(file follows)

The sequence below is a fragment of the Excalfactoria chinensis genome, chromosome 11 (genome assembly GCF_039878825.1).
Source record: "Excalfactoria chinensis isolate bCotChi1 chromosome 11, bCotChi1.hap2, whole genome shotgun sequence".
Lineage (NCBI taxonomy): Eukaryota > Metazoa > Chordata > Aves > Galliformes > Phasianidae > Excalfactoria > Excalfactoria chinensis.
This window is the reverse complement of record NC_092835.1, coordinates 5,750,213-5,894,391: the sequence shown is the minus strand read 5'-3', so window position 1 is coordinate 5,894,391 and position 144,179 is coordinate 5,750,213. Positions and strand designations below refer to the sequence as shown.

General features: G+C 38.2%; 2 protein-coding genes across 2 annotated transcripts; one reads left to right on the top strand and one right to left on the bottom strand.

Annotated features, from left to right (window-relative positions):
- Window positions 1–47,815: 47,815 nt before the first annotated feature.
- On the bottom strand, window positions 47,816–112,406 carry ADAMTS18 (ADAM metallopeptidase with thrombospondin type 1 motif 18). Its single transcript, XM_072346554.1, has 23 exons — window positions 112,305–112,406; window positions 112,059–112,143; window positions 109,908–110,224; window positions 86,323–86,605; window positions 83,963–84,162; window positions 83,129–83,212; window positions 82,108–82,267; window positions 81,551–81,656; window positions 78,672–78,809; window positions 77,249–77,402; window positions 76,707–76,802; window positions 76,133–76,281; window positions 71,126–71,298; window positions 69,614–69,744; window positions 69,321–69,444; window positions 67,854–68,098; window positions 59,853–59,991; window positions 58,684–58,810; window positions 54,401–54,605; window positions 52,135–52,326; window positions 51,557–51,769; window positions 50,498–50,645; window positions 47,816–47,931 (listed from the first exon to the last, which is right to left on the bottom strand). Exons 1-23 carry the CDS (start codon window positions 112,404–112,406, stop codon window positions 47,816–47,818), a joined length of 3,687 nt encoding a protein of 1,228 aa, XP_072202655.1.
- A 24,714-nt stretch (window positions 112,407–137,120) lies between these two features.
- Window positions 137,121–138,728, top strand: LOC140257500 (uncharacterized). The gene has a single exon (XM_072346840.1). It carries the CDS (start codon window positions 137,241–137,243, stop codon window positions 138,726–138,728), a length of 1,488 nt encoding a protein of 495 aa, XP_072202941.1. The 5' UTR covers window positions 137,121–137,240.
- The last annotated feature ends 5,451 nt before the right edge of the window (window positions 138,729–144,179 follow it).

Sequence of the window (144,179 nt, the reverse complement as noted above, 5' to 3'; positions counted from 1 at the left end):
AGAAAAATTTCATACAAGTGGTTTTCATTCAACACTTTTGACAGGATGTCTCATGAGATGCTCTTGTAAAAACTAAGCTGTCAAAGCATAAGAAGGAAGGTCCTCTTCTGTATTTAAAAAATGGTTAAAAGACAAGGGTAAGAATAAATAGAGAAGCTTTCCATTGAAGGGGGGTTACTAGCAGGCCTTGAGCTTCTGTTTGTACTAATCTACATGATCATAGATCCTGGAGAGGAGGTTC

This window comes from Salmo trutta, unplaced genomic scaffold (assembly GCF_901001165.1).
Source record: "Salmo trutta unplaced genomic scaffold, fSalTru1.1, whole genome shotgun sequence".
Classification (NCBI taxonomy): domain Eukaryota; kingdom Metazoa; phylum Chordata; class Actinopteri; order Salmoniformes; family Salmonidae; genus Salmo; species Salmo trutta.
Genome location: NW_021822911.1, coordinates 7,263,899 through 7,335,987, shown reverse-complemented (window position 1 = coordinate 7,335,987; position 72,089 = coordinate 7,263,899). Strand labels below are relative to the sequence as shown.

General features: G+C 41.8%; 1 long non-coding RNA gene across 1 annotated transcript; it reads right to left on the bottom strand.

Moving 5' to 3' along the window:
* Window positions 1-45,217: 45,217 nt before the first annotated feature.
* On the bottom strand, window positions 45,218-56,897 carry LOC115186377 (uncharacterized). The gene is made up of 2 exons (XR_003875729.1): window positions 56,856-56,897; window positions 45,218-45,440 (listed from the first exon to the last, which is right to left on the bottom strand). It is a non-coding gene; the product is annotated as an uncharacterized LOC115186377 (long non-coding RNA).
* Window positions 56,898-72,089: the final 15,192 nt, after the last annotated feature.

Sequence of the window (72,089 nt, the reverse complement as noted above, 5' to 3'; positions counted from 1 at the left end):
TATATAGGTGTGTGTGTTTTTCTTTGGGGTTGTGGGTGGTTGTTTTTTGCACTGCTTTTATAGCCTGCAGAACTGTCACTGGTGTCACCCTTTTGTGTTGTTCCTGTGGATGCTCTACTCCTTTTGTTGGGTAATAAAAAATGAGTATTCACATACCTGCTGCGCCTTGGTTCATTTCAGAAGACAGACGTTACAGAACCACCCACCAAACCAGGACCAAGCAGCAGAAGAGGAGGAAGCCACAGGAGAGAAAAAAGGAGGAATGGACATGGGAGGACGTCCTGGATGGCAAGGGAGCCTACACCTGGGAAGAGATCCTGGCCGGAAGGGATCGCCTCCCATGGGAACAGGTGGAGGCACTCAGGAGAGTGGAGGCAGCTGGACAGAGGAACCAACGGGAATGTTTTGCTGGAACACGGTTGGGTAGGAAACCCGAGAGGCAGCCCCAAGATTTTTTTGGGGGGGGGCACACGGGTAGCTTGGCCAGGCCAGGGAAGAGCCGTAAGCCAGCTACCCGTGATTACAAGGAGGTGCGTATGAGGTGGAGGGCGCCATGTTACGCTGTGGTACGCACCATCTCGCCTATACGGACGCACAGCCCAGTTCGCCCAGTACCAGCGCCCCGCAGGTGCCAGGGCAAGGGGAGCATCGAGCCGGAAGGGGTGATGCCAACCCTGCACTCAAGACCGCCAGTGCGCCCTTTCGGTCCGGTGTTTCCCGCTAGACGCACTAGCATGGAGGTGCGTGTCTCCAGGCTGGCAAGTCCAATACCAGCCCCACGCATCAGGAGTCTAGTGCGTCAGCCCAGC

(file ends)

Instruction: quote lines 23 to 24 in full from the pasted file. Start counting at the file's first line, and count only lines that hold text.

Sequence of the window (72,089 nt, the reverse complement as noted above, 5' to 3'; positions counted from 1 at the left end):
TATATAGGTGTGTGTGTTTTTCTTTGGGGTTGTGGGTGGTTGTTTTTTGCACTGCTTTTATAGCCTGCAGAACTGTCACTGGTGTCACCCTTTTGTGTTGTTCCTGTGGATGCTCTACTCCTTTTGTTGGGTAATAAAAAATGAGTATTCACATACCTGCTGCGCCTTGGTTCATTTCAGAAGACAGACGTTACAGAACCACCCACCAAACCAGGACCAAGCAGCAGAAGAGGAGGAAGCCACAGGAGAGAAAAAAGGAGGAATGGACATGGGAGGACGTCCTGGATGGCAAGGGAGCCTACACCTGGGAAGAGATCCTGGCCGGAAGGGATCGCCTCCCATGGGAACAGGTGGAGGCACTCAGGAGAGTGGAGGCAGCTGGACAGAGGAACCAACGGGAATGTTTTGCTGGAACACGGTTGGGTAGGAAACCCGAGAGGCAGCCCCAAGATTTTTTTGGGGGGGGGCACACGGGTAGCTTGGCCAGGCCAGGGAAGAGCCGTAAGCCAGCTACCCGTGATTACAAGGAGGTGCGTATGAGGTGGAGGGCGCCATGTTACGCTGTGGTACGCACCATCTCGCCTATACGGACGCACAGCCCAGTTCGCCCAGTACCAGCGCCCCGCAGGTGCCAGGGCAAGGGGAGCATCGAGCCGGAAGGGGTGATGCCAACCCTGCACTCAAGACCGCCAGTGCGCCCTTTCGGTCCGGTGTTTCCCGCTAGACGCACTAGCATGGAGGTGCGTGTCTCCAGGCTGGCAAGTCCAATACCAGCCCCACGCATCAGGAGTCTAGTGCGTCAGCCCAGC